pathways to CNS, and eerent signals from CNS to the intestinal
wall. e HPA axis is considered the core stress eerent axis that
coordinates the adaptive responses of the organism to stressors
of any kind [2]. It is a part of the limbic system, a crucial zone
of the brain predominantly involved in memory and emotional
responses. Environmental stress, as well as elevated systemic
pro-inammatory cytokines, activate this system that, through
secretion of the corticotropin-releasing factor (CRF) from
the hypothalamus, stimulates adrenocorticotropic hormone
(ACTH) secretion from pituitary gland that, in turn, leads
to cortisol release from the adrenal glands. Cortisol is a major
stress hormone that aects many human organs, including the
brain. us, both neural and hormonal lines of communication
combine to allow brain to inuence the activities of intestinal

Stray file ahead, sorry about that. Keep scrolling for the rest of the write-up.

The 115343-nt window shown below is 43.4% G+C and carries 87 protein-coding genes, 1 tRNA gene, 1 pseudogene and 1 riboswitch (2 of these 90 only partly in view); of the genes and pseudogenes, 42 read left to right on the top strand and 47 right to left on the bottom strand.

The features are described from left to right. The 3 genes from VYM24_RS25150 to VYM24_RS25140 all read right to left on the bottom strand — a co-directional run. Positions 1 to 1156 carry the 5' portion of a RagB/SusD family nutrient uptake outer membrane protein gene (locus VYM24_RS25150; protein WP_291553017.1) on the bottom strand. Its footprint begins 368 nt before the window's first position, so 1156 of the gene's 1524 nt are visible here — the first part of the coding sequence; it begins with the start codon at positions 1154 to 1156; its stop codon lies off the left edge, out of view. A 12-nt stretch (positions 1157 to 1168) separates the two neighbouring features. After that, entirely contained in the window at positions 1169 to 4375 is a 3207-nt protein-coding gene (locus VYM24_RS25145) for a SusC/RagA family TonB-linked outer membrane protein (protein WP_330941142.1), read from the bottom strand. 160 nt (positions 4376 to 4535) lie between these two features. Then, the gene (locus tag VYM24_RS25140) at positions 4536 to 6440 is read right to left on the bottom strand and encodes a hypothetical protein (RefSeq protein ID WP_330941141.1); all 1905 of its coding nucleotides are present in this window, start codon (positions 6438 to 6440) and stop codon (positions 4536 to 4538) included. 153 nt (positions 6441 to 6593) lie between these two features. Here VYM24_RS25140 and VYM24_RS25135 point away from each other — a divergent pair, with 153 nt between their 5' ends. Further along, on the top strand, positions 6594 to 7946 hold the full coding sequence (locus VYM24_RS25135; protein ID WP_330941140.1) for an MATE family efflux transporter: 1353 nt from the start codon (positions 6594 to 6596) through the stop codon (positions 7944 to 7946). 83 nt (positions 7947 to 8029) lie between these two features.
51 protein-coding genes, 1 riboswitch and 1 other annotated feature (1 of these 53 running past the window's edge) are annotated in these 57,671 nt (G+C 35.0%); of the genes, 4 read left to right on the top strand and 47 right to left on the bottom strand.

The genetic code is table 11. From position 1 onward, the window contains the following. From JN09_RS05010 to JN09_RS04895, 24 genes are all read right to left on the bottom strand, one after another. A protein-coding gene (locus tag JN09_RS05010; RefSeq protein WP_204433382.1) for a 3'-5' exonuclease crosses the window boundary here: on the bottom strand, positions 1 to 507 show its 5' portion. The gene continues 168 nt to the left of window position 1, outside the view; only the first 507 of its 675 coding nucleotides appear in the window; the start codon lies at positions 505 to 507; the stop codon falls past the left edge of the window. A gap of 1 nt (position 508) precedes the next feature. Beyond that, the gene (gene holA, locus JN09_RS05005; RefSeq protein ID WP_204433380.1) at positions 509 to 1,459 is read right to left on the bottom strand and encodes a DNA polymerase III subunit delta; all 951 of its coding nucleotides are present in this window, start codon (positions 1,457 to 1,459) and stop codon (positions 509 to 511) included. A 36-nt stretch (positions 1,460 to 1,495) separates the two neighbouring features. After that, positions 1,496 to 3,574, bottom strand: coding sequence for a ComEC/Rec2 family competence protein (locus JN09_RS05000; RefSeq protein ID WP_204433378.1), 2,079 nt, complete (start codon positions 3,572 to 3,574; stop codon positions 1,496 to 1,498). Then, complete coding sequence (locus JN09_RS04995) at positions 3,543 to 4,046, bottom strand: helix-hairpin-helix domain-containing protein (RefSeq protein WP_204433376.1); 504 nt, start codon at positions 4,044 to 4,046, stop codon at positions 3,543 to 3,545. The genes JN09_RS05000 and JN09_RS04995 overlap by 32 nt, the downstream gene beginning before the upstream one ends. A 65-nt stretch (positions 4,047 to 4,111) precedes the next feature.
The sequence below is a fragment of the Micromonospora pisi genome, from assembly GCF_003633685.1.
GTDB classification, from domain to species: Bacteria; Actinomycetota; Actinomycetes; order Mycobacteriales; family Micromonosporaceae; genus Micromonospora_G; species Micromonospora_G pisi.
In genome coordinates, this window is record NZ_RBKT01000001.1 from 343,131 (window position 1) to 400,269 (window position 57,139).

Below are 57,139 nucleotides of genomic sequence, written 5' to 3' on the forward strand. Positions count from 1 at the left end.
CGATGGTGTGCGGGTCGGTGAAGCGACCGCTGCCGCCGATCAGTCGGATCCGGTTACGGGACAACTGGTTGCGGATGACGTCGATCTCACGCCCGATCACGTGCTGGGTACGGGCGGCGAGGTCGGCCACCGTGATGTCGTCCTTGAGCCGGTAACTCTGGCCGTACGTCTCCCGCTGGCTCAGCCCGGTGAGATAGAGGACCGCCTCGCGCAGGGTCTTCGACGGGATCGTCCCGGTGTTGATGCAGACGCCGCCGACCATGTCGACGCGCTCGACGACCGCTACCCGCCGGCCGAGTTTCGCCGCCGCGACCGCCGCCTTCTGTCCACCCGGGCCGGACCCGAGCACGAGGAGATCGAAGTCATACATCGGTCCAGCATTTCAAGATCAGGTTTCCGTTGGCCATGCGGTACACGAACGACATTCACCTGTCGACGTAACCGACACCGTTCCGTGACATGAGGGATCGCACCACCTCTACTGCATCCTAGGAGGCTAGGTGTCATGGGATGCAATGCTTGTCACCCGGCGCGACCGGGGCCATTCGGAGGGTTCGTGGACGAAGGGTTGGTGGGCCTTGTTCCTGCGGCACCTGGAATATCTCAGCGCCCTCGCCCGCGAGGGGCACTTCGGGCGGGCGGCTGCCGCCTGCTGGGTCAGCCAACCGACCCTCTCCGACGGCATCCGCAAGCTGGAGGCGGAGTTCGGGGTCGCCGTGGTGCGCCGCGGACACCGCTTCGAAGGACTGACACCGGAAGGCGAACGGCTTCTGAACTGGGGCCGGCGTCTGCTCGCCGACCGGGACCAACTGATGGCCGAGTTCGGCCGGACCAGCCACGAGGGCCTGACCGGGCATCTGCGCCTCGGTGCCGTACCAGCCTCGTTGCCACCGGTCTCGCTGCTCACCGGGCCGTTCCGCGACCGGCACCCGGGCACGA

functional eector cells, such as immune cells, epithelial cells,
enteric neurons, smooth muscle cells, interstitial cells of Cajal and
enterochroman cells. ese same cells, on the other hand, are
under the inuence of the gut microbiota [3] whose contributing
role in brain-gut reciprocal communications has recently been
assessed. e concept of a microbiome GBA is now emerging.
e enteric microbiota is distributed in the human
gastrointestinal tract and, although each persons microbiota
prole is distinct, relative abundance and distribution along the
Department of Internal Medicine and Medical Specialties, University